- Play golf at Naldehra.
- Museum: State Museum, Shimla Heritage Museum, Army Heritage Museum, Baba Bhalku Railway Museum.
- Enjoy jakho rope-way or hike to Jakho Hill.
- Ice skating (In Winter) & Roller Skating (Lakkar Bazar).
A cliche if you will – but often laced with snow – the year opens with a heady cocktail. Thousands of revelers head to celebrate the new year in Shimla, Chail (Solan), Manali (Kullu), Dharamshala and Dalhousie (Chamba).
Shimla Summer Festival
Every year in the month of May/June international Shimla summer festival is organised by district adminstration for the attraction of the tourists. Cultural activities are the major attractions. A wide spectrum of national talent, a variety of programmes and a splendid setting make Shimla’s Summer Festival – a memorable event.
Red Cross Fair
Shimla also hosts the Red Cross Fair, sport tournaments, flower shows, photographs and posters exhibition and a fashion show based on folk costumes.
Lavi fair of Rampur is the most important fair of Shimla district. the commercial fair held on 25 of Kartika (November). The woollen goods, dry fruits and medicinal herbs are purchased by the traders of plain. It is a very old fair and entirely related to sale and purchase of goods. “Natti” dance and cultural shows are the main attractions.
The fair is held every year at Sihpur below Mashobra on the first of Jaishta (May) in honour of SIP devta. Thousand of people of surrounding areas participate in the fair. Archery game is played besides several. Cultural programs, variety shows, ‘Karyala’ programs of the jugglers and magician provide additional entertainment.
|Tourist Information Centre, Shimla||0177-2654589, 2832498|
|Department of Tourism and Civil Aviation, Shimla||0177-2625924, 2625864, 2625511|
|HPTDC’s Marketing Office, Shimla||0177-2652561/2658302|
This is the hub of Shimla’s social life. Lined by shops and restaurants this pedestrian thoroughfare loosely resembles an English Home County’s marketplace. The Gaiety Theatre, which is a reproduction of an old British theatre is a center of cultural activities. A passenger lift operated by HPTDC can be taken from the Cart Road to The Mall. Lakkar Bazaar adjacent to the Ridge is popular for its wood crafts and souvenirs.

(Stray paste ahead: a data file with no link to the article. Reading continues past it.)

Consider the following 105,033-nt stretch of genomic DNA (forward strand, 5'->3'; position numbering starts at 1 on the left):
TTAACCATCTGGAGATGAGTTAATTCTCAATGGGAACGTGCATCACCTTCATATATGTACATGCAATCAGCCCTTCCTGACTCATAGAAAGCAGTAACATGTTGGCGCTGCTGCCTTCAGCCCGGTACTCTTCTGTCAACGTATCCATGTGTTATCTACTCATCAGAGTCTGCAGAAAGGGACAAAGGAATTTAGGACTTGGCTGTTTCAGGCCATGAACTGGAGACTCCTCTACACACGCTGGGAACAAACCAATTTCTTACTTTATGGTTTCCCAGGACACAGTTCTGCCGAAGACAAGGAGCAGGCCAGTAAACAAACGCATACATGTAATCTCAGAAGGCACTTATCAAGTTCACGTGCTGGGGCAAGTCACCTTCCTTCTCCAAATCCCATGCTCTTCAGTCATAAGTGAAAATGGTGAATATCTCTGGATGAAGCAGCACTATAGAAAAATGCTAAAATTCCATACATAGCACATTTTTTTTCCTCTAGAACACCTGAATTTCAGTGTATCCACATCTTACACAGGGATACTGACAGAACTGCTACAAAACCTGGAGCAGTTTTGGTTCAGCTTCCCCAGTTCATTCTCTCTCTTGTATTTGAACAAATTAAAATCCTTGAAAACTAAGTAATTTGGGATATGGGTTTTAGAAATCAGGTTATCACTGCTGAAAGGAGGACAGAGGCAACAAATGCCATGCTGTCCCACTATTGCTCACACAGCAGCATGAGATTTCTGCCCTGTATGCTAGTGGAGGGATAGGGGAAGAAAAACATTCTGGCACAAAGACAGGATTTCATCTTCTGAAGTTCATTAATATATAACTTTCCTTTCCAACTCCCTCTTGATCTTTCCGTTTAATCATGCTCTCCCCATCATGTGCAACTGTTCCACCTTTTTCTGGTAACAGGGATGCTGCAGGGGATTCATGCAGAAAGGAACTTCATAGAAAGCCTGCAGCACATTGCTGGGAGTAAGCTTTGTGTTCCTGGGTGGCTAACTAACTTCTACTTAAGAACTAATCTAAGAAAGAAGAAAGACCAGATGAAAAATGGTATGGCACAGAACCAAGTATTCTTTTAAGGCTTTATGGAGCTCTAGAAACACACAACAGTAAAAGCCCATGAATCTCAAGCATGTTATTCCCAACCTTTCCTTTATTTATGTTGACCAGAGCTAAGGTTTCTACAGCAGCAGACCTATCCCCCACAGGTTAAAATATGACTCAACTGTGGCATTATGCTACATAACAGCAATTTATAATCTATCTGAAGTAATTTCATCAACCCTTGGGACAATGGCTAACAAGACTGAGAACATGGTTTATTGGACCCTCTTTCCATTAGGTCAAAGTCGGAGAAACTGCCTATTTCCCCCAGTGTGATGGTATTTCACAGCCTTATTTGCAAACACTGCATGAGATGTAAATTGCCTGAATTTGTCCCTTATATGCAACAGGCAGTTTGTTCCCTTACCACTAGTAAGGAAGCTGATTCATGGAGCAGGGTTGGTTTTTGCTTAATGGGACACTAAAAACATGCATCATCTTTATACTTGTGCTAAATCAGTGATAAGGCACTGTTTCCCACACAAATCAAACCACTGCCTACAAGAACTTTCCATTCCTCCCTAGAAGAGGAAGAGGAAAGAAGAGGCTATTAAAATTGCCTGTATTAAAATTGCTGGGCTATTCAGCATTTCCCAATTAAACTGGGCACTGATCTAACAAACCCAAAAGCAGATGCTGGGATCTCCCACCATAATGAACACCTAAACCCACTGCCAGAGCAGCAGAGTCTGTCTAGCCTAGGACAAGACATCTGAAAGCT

The large open space in the heart of town presents an excellent view of the mountain ranges.
Standing tall through the tough rapids of time, the Christ Church is one of the most important buildings of Shimla. It tells the story of a part of the town’s rich history – and its pews mark the seats of the Viceroy, the Commander-in-Chief and the Lieutenant-Governor of the Punjab, while the fascinating memorial tablets in brass and marble sound a roll call for some who shaped what was the British Empire.
Temples, Gurudwara’s & Monasteries
The Temple of Kali Bari is near the Mall and was founded by Ram Charan Bramachari, a Bengali Brahmin.This temple is one of the oldest in Shimla. Held in high veneration by the town’s Hindu community it is dedicated to the goddess Kali. While a black marble image occupies the central position in the sanctum, it is flanked by vermillion daubed stone carvings which are regarded to be images that were unearthed at the temple’s original site on the slopes of Jakhu.
Jakhu Hill is Shimla’s highest point and offers a spectacular view of the town, hills and distant mountain ranges. The peak has a temple dedicated to Lord Hanuman.
The Sankat Mochan Temple is another Temple dedicated to Hanuman and lies just short of Shimla by the Kalka-Shimla highway.
The Kamna Devi temple lies above Boileauganj and offers good views of the town, Shimla’s air field and the mountain ranges.
The hill of Tara Devi (12 km by vehicular road) is crowned by a temple of the same name. Vehicular access to the shrine is along a road that bifurcates at Shoghi. The views are spectacular.
Some other temples are located in the Lower Bazaar, in the Middle Bazaar and at Boileauganj.
Buddhist monasteries are at Kasumpti (Nyingm-pa-sect) and at Sanjauli (Geluk-pa-sect).
Founded in 1885, the main Gurudwara and the hall of the Singh Sabha is near the local bus stand on the cart road.
Walks and Hikes
The area around the Shimla heritage museum offers both architecture and nature. You may move further towards the temple and sighting point of Kamna Devi and the more adventurous can trek in the area around Jutogh, Tutu and Ghanahatti. In the same direction, are the woods of the Conservation Zone, beyond Summer Hill and the University campus. Potter’s Hill and its eco-camp lie within the Conservation Zone and rain-fed Chadwick Falls also lies in this direction.The Glen is a long narrow valley through which a stream flows. It is rather attractive after the pumping station that lies in the beginning.
The walk to the temples of Tara Devi and Sankat Mochan can be linked to a short train ride to Tara Devi. The hill of Jakhu that towers over the town can be dovetailed with a promenade over the Mall.A walk towards Chotta (small) Shimla could include a look at the exterior of the Tudor framed ‘Raj Bhavan’ -once ‘Barnes Court’- it now serves as the State Governor’s residence.m Relatively unexplored, the Bharari Spur has several walks that can be done in a few hours or carried over the day. One of Shimla’s best-kept secrets seems to be the little village of Bihargaon that lies down its southern slopes. This is approached from the cemetery below St. Edward’s School or from Tuttikandi. Thick woods, an open glade – and a splendid example of local architecture in the temple of Dhanu Devta make this an unusual excursion.